You might have received Public Goods products in a black box, but we don’t want you to feel like our company is one.
Our members and potential customers have a right to know more about our team, the people who are behind the vision and operation of Public Goods.
We realized that some faces and names on our Kickstarter page wasn’t enough information. To help you really get acquainted with our team, we decided to launch a series of employee Q&As.
One of the first people to volunteer was Claire Feuer, our Product Launch Coordinator. Her job is to make sure all of our products are released on time and without any problems.
Public Goods: Tell us a bit about your background. What led you to Public Goods?
Claire Feuer: One of my majors in college was Cultural Anthropology, which is the study of human culture. Through the lens of a cultural anthropologist, I’ve always been fascinated with the stories behind our personal belongings and the products we choose to purchase. I think it was this interest in product and culture that led me down the e-commerce buying and merchandising career path.
PG: What made you want to work at Public Goods?
CF: A couple weeks before discovering Public Goods I was on a two-month trip to Asia (Nepal, Malaysia, Taiwan, and China) with my father. Overall it was a wonderful experience, but what frightened me, especially in Nepal, was the amount of trash strewn everywhere. For the rest of the trip, I became hyper-aware of my own consumption and litter. And it was on this trip that I began to research sustainable and ethical companies. Public Good’s Tree-Free Toilet Paper popped up on my Instagram feed, and I knew I had to apply. The products’ minimalism aligned with my decor preferences, and the focus on offering healthy essentials, at affordable prices drew me in.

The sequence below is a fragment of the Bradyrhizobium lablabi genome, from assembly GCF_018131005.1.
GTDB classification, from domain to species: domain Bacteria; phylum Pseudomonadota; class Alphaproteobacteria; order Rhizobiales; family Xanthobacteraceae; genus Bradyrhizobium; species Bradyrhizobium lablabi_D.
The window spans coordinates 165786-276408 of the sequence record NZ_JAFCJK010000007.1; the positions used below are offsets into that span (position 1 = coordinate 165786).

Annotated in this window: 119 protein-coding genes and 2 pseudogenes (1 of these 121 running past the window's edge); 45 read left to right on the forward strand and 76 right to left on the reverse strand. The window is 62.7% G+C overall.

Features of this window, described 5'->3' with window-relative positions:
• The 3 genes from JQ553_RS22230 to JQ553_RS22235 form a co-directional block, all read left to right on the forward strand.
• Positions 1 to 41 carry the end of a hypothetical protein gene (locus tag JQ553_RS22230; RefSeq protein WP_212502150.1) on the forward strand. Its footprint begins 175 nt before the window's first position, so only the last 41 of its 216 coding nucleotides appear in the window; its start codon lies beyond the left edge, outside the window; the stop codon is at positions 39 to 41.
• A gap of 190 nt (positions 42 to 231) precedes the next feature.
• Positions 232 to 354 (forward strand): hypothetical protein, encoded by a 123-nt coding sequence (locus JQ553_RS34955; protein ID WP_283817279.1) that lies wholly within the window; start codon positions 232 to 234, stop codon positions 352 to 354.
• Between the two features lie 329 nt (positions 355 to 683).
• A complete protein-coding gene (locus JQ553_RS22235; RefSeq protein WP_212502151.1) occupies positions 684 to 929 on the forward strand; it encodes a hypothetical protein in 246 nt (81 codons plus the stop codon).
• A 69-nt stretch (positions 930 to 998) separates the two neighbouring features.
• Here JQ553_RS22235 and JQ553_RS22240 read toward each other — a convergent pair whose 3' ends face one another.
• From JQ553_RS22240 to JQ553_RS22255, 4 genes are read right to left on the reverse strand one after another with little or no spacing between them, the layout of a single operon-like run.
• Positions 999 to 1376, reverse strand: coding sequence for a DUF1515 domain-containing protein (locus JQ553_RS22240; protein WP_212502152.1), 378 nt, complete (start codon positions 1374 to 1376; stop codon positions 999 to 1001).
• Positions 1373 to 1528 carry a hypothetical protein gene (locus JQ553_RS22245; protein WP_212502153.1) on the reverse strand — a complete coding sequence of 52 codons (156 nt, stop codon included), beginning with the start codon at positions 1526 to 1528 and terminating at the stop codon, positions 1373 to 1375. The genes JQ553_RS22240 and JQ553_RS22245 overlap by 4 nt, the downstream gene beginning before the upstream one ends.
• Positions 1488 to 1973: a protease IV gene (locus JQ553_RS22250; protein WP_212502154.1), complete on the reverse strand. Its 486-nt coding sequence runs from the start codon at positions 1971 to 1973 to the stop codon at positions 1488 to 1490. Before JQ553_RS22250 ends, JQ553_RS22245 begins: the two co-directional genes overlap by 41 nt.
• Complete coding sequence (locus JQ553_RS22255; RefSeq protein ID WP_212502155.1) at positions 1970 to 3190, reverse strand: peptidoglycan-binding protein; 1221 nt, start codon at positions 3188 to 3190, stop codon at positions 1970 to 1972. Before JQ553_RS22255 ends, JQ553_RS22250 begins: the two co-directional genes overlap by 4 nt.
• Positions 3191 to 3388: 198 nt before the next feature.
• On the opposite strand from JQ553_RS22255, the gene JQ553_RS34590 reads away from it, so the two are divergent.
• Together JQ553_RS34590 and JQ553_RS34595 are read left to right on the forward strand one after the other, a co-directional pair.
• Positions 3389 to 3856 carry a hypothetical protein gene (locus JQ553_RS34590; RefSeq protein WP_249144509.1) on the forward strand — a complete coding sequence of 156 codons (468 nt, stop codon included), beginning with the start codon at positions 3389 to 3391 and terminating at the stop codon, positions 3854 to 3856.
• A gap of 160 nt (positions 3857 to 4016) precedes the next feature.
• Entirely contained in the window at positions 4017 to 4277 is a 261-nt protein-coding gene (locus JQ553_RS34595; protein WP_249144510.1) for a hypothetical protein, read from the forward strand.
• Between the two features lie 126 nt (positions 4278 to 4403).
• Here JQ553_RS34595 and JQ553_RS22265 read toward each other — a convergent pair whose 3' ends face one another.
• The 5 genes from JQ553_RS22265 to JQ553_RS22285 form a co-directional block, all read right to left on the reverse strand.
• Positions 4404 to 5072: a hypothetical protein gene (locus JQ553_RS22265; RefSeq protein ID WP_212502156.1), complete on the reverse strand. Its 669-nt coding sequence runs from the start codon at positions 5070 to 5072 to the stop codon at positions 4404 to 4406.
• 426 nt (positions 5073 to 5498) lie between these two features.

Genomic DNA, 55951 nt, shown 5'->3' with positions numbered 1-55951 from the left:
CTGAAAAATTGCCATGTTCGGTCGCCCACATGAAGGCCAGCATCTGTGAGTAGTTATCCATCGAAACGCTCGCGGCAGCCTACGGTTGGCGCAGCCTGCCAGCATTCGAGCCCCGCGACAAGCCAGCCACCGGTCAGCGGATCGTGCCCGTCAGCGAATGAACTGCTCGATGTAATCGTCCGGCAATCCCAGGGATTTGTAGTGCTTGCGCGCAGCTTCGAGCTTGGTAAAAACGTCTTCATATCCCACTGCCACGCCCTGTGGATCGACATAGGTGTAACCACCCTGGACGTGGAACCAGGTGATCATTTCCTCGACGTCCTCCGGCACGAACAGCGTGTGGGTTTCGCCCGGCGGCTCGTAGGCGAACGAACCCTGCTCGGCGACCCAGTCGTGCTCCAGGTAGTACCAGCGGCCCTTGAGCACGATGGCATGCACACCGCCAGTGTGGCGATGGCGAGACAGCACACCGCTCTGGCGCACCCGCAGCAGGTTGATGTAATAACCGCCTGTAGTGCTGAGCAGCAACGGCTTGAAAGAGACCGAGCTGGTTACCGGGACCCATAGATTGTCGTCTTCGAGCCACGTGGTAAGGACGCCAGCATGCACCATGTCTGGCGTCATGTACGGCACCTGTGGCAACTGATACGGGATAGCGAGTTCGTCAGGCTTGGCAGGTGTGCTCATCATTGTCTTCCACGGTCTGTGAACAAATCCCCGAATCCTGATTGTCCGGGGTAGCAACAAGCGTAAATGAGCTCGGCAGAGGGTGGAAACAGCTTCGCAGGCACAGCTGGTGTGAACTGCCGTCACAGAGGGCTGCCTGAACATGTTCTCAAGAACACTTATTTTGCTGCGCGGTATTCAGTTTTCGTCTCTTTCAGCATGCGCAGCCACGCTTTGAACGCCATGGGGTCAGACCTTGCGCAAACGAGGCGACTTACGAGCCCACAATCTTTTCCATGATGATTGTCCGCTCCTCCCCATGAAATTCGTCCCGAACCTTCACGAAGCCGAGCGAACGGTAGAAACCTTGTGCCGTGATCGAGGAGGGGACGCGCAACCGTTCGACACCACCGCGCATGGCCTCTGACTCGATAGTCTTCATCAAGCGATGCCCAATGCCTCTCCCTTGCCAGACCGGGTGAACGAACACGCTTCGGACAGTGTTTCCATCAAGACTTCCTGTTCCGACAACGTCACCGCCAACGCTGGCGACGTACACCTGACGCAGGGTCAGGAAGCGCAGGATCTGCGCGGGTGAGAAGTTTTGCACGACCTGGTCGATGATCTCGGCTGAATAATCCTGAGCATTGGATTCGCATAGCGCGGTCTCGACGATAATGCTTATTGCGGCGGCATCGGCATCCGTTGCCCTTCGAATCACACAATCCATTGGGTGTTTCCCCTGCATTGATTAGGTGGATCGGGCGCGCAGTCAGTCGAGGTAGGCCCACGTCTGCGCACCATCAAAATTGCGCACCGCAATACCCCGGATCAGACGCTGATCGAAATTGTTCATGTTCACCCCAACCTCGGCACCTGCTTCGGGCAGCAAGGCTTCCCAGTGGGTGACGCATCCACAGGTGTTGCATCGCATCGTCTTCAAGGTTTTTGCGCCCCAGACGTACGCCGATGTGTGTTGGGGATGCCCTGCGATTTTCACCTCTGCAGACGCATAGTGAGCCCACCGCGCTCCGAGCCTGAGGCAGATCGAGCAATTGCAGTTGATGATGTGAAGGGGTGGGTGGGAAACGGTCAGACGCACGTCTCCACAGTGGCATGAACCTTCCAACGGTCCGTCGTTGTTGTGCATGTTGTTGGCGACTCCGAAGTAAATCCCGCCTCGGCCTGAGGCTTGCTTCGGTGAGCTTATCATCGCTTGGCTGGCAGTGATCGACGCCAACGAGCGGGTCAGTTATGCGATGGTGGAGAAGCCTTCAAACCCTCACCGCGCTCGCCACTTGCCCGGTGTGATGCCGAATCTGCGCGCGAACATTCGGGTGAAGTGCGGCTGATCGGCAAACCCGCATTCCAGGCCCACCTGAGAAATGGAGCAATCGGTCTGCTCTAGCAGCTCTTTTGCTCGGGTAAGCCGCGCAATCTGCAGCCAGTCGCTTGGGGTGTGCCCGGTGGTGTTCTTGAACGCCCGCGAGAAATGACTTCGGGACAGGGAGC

PG: What does sustainability mean to you?
Sustainability, to me, means taking responsibility for my actions and understanding that my choices impact a string of other people, animals, etc. We are all interconnected. In terms of my purchasing behavior, it means buying less, and when I do buy things, it means purchasing higher quality items that last longer and from companies I support. I’m particularly interested in sustainable packaging (if packaging is needed), zero-waste and circular economies.
Instagram is my favorite — and arguably the easiest — way to learn more about sustainability. @1millionwomen and @trashisfortossers are my great accounts to follow. The feeds are inviting and empowering and have a more educational perspective.
The Marie Kondo Netflix show also made me realize I owned so much stuff that didn’t bring me joy. I’m also part of a group called Buy Nothing, which is a wonderful community of people who give things away for free. Being part of the group, while watching the show, enabled me to give back to my community and feel great doing so.
PG: What’s always on your desk?
CF: I have these bean sprouts on my desk for a touch of nature. I also have a dinnerware set when I eat my lunch and a reusable beverage tumbler, which I refill way more times than I’d like to admit.
PG: What are you most excited to do at Public Goods?
CF: Continue to grow with the company and develop some products!
Download Our Free Guide to Sustainable Living.
From reducing waste to recycling and upcycling, our e-book shows simple ways to make choices you can feel good about.